Teva Pharmaceutical Industries Ltd. and Celltrion Inc. said the U.S. Food and Drug Administration approved Herzuma, a biosimilar version of Roche Holding AG's blockbuster breast cancer medicine Herceptin.
The regulator approved Herzuma, or trastuzumab-pkrb, to treat breast cancer in patients with a mutation of the human epidermal growth factor receptor 2, or HER2 gene. The approval means the biosimilar can be used in combination with chemotherapy paclitaxel as a first-line therapy for breast cancer that has spread to other parts of the body.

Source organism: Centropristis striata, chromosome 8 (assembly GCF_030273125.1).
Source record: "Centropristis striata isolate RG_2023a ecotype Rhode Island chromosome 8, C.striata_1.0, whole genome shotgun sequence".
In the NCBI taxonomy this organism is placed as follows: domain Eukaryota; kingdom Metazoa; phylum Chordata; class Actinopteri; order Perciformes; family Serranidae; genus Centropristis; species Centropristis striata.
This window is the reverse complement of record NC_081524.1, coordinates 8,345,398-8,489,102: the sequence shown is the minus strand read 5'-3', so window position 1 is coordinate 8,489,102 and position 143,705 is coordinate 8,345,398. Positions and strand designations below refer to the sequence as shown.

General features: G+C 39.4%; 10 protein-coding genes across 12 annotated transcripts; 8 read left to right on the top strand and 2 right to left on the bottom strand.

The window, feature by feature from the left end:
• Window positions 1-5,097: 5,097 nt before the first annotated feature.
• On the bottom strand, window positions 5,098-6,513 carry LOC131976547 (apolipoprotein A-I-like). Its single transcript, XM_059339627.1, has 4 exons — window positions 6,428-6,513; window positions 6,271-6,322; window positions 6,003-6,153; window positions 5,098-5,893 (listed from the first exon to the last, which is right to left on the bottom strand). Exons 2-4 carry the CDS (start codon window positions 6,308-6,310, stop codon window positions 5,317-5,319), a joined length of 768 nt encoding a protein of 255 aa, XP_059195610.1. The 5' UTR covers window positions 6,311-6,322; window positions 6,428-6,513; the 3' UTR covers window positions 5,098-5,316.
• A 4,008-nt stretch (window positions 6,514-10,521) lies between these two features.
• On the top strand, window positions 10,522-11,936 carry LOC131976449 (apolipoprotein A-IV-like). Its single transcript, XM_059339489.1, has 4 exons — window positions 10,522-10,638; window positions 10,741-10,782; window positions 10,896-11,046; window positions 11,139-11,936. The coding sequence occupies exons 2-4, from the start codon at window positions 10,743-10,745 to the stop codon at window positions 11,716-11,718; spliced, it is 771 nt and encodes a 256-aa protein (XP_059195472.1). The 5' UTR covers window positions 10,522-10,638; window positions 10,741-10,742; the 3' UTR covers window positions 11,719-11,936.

The companies said patients should be selected for therapy based on an FDA-approved diagnostic test, similar to patients who receive Herceptin, or trastuzumab, for determining the applicability of the medicine.
The companies added that trastuzumab products carry boxed warnings of cardiomyopathy, a disease of the heart muscle; a lung disease called pulmonary toxicity; and embryo-fetal toxicity.
The FDA approval was based on data for Herzuma which showed no clinically meaningful differences in purity, potency and safety between the biosimilar and Herceptin.
Earlier in April, the FDA rejected South Korean drugmaker Celltrion's application to gain marketing approval for Herzuma and Truxima, a biosimilar of another Roche drug — MabThera, based on a warning letter issued related to manufacturing processes at the company's manufacturing plant in Incheon.
Israel-based Teva has exclusive rights to commercialize Herzuma in the U.S. and Canada.